Q: Everybody seems to be ragging on David Ragan. NASCAR has created the situation with the driver shortage so why don’t we blame the organization? The last several races of the season have been used to break a team’s new driver in for the coming season. Ragan has been Roush’s choice of drivers for 2007.
Given the limited options that Jack had, he chose David over drivers like Todd Kluever and Erik Darnell. Did he have other choices? I’m not too sure given the state of developing drivers. With the Busch Series teams and sponsors demanding Cup drivers fill the seats, we are losing out on a true development series. Ragan in a Cup car is an example of that.
If something isn’t done by NASCAR to open up the Busch and Truck series as development series, I’m afraid what we saw at Martinsville may become the norm at all races. I don’t put the blame on Ragan because NASCAR has created the situation. – Bill
A: I agree to a point, but someone at some point has to stand up to the advertisers and tell them that if they hire a young guy that can’t drive, it doesn’t do anything for their product. Perfect example is Ganassi’s No. 40 car. David Stremme is borderline as a Cup talent right now. Getting rid of Sterling Marlin and bringing on Stremme hasn’t netted them a thing. Stremme isn’t pictured in the “Love Train” ads. Did Coors Light force Ganassi’s hand just to have a handsome guy at corporate functions?
Q: The problem is absolutely that the Busch Series is Cup Lite and testing for Cup. There were consistently 15 to 20 Cup drivers in Cup Lite every companion race. NASCAR has to lose the greed and fix Cup Lite. Until then every driver that comes up to Cup better be a phenom and make the Chase right out of the box. Even Dale Earnhardt Jr. did his time in Busch. His Dad was smart enough to see to that.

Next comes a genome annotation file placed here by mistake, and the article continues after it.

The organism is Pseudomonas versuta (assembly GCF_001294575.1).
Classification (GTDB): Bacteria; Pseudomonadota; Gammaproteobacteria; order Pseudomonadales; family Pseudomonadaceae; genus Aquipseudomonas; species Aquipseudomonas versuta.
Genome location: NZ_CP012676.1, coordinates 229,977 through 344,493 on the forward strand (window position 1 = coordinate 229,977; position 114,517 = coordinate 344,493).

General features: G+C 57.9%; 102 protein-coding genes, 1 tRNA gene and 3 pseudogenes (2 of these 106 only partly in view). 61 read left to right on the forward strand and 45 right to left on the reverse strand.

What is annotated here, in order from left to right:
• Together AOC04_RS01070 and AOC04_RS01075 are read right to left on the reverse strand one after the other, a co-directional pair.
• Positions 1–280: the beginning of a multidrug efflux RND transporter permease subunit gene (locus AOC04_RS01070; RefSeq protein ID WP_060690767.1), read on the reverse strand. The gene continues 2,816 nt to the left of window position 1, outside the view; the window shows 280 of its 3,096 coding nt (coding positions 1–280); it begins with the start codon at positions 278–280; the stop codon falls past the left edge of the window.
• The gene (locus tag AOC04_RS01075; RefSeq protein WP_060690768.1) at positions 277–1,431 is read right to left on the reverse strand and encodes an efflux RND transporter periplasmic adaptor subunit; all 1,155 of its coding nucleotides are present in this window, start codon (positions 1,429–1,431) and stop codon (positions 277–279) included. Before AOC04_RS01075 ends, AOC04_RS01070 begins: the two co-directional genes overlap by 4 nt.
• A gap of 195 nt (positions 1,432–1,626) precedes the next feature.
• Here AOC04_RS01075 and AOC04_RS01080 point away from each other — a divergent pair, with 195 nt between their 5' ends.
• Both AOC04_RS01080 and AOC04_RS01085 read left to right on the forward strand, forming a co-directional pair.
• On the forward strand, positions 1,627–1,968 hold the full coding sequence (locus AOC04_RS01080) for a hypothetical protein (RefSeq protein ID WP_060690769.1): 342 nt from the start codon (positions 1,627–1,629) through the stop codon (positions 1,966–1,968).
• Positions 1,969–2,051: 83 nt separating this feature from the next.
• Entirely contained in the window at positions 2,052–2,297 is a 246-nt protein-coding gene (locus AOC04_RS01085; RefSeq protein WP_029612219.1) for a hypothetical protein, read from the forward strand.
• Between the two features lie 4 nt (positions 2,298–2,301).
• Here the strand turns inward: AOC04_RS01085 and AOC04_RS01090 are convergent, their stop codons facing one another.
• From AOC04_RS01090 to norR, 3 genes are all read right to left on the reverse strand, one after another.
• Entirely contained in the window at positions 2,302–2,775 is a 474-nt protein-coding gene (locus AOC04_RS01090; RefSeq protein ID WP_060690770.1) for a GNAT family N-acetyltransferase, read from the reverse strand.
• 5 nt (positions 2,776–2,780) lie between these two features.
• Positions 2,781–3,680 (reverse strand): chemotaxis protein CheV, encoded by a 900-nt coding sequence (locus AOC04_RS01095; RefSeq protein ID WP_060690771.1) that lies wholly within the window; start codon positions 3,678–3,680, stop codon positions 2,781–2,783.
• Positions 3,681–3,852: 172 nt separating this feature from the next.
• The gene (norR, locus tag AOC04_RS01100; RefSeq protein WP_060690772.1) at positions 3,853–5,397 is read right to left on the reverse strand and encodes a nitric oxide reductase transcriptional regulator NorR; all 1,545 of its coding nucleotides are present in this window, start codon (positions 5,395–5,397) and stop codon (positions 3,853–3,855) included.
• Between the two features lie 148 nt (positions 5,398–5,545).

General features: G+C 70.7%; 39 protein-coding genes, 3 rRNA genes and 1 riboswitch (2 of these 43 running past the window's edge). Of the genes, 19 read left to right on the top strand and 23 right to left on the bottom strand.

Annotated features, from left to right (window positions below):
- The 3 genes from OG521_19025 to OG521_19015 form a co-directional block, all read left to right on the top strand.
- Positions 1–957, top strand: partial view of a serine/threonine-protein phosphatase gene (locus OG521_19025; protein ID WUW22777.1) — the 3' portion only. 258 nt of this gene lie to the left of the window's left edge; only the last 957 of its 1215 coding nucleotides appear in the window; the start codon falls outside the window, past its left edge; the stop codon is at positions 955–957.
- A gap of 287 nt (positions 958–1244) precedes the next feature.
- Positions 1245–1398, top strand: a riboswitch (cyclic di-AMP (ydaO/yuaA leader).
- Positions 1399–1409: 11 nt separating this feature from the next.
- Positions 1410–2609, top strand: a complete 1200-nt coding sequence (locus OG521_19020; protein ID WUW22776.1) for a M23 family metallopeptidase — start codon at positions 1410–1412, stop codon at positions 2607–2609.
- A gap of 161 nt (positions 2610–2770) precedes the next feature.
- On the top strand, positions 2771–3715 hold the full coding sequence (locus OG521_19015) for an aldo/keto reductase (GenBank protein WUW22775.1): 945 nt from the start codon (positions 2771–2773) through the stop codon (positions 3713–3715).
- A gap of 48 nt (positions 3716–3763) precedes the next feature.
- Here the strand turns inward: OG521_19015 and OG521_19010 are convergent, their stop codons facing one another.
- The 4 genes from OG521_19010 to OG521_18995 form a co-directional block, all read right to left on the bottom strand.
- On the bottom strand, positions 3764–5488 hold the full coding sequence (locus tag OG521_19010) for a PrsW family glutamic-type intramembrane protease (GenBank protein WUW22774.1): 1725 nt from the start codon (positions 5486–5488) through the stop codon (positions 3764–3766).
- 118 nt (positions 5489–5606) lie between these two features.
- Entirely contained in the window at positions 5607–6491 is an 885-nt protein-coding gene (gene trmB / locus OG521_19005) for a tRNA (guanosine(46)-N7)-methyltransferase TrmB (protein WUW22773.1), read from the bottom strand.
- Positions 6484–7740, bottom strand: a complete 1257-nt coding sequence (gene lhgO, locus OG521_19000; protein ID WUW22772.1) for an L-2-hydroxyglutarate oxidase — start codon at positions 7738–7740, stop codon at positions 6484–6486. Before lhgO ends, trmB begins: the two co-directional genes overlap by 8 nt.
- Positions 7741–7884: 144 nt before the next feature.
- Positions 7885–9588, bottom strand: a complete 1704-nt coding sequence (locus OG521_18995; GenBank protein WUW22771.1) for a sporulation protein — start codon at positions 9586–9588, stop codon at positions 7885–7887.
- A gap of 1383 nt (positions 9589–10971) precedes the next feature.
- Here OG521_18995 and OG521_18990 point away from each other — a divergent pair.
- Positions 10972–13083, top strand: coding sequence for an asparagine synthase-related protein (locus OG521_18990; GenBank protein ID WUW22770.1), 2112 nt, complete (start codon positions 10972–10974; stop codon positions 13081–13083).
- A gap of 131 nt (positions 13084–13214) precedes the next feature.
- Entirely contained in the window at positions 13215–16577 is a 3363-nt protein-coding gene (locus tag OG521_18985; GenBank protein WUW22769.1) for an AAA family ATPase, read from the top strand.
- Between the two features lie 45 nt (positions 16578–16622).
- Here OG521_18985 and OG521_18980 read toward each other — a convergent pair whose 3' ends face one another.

NASCAR is not smart! NASCAR is GREED. NASCAR also needs to mandate at least a year or two in the Busch Series before a driver can move up to Cup and demolish all that great equipment. If NASCAR fixed Cup Lite they might even fix the ratings problem that is developing. – Paul A. Echols
A: It’s starting to sound like everyone but NASCAR can see the right solution. I would like to see more emphasis placed on basic driver skills testing, but there’s no doubt the Busch Series isn’t serving the purpose for which it was created.
Q: Ragan = Daddy’s Money – That’s why he got the seat. My pick would have been Darnell, but he wanted to stay in trucks for a couple more years. He’s going to be a good one! But it is sad to see all these money-fed pretty boys now down south. They sure don’t grow ’em like they use to. Few have talent, but they sure look and talk good. Old race fans are getting sick of all what’s going on… that’s why the ratings are down and will continue to do so. Bring back the talent that the ’70s and ’80s had. – grrully
A: That goes back to my answer to the first letter: NASCAR hasn’t done us any favors in this regard, but it’s also on the owners. There’s no reason it should have taken Mike Bliss this long to get back into a Cup car, or Ward Burton. Kenny Wallace is out there making laps in third-rate equipment. Scott Wimmer can’t get a decent Cup ride. Johnny Benson is forced to run trucks. There’s no reason any of those guys should be where they are, while guys like Ragan and Kluever – who are truthfully three or four years away from being ready, not three or four races – are getting the spots.
Q: What did Robby Gordon throw out the window of his car, and why? – Sheryl
A: Rollbar padding, apparently, and the only thing I can think of is Michael Waltrip got too close and Gordon acted out of reflex.
Q: What was Kasey Kahne thinking when he took out Stremme? That’s a rookie move! – Karl Voray
A: I don’t know what Kahne was thinking, but I bet Stremme was thinking, “Man, it sure would be nice to have Gordon’s spare rollbar padding covering my door right about now!”
About the author
The Frontstretch Staff is made up of a group of talented men and women spread out all over the United States and Canada. Residing in 15 states throughout the country, plus Ontario, and widely ranging in age, the staff showcases a wide variety of diverse opinions that will keep you coming back for more week in and week out.